Wednesday, Patch interviewed Sharon Palmer, a former Waterford teacher and the president of the second largest teachers union in the state, the American Federation of Teachers, and Waterford Superintendent Jerome Belair about the recent education reform debate dominating the state government.
Patch expected a contrast, with Belair representing administration wanting to get more out of teachers while paying less, and Palmer arguing that teachers are all saints who are underpaid and should be immune from ever being fired.
Instead, the opposite happened. The two had views so similar, that if they were put out without a name attached, you couldn’t tell them apart.
“What the efforts are about now is to identify the expectation for everybody,” Belair said. “We want the standard to be excellence.”
Palmer’s words were even stronger.
“I would like to weed out the (teachers) who don’t belong there,” Palmer said. “We don’t want them there either.”
Palmer said the key to this reform is to perfect the evaluations. Both agreed that standardized tests should be part of the equation, along with the principal’s review and observation.
Belair discussed how Waterford reviews non-tenured teachers, which are generally teachers in their first four years on the job. The teachers are observed often and are given support and guidelines of where they need to improve, and if the principal believes they are not improving, the principal has to make the tough decision not to renew the teacher’s contract, Belair said.
“It is very important for a principal to be able to make that decision, and they will take a lot of heat but they need to be able to do it,” he said. “I always ask them, ‘Would you want your child in that classroom?’ And if the answer is no, I tell them you are letting those parents at home down if you don’t.”
Again, Palmer’s words were even stronger. Palmer and her union were instrumental in setting up a new evaluation system in the New Haven School District, and in the first year of implementation 34 teachers were let go after having poor evaluations.
“Thirty-four teachers were let go, and none of them even requested a hearing,” she said. “Because they all knew they weren’t up to the standard."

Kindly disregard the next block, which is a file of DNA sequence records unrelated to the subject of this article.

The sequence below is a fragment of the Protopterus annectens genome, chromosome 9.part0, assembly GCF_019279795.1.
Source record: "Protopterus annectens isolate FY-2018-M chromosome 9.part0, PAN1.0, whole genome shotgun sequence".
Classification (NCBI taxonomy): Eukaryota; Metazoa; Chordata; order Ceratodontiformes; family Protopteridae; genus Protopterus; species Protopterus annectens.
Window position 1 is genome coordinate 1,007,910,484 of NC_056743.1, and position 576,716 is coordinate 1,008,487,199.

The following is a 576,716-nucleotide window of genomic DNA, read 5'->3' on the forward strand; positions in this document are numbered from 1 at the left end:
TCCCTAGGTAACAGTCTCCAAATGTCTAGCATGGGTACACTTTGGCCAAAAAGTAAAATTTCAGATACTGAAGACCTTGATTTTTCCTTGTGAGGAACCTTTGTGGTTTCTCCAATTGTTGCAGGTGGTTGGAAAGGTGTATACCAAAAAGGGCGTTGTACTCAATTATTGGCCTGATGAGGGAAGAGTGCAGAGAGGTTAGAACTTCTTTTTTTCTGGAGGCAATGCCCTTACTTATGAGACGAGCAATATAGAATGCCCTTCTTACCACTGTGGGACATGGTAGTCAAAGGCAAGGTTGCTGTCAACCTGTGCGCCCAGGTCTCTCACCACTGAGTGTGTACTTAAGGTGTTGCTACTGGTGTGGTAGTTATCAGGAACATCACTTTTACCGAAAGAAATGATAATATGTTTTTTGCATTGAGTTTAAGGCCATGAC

Belair and Palmer both stressed that teachers need mentoring and to be told where they need to improve before just being let go. Belair added that teachers need to know when they are doing a good job, not just when they are doing a bad job.
“I should hear that I’m doing a good job just as much as if I’m doing a bad job,” he said. “Both need to be out there.”
The Problems With The Governor’s Bill
Palmer was concerned with parts of the governor’s bill, largely the part that said teachers would have to essentially reapply for a teaching certification every five years. If they are doing poorly, they could lose that certification, she said.
She was opposed to that because she said the teacher should lose his or her job, but not the certification, meaning they can’t teach in Connecticut anymore. Sometimes, it is not a good fit, she said.
“This is especially an issue for our teachers in urban districts, where there is a 50 percent turnover rate in four years,” Palmer said. “Sometimes, it is just not a good fit in a certain place, but that shouldn’t mean you shouldn’t be able to teach in Connecticut again.”
Belair and Palmer both voiced concerns with basing teachers’ pay off of performance, instead of the current system which is based purely on experience and education.
Belair worried about the practicality of doing it, with taxpayers potentially having to pay people more. But Belair did say if there was a bonus system similar to places like Pfizer, “I couldn’t see myself being against that.”
Palmer said performance-based pay is being looked at in other areas in the country, and wanted to see the results before commenting. She did say though that the system would have to have some rigidity to it, to avoid favoritism.
“(The current pay system) is based on something that is entirely measurable,” Palmer said. “Because historically, high school teachers were paid more than elementary school teachers, men were paid more than women, the principals favorites were paid more and, perhaps most disturbingly, teachers that were politically connected were paid more.”
Why The Bill Didn’t Pass
The bill didn’t go through the education committee as the governor proposed it “because of the unknowns,” Palmer said. But the AFT promises to keep working on it and get something like that in place, she said.
“The goal we have is not far off than what the governor wants, and that is to make the work situation better for our members,” Palmer said. “If we can get better teachers in front of our students, it is only going to benefit the students, which is what this is all about.”
“Family plays a huge part, and the student plays a huge part, but teachers make a big difference, I know teachers can make a difference,” Belair said. “I have seen teachers make a big difference. And our goal should be to have the best teachers possible and the best administrators possible to make that happen.”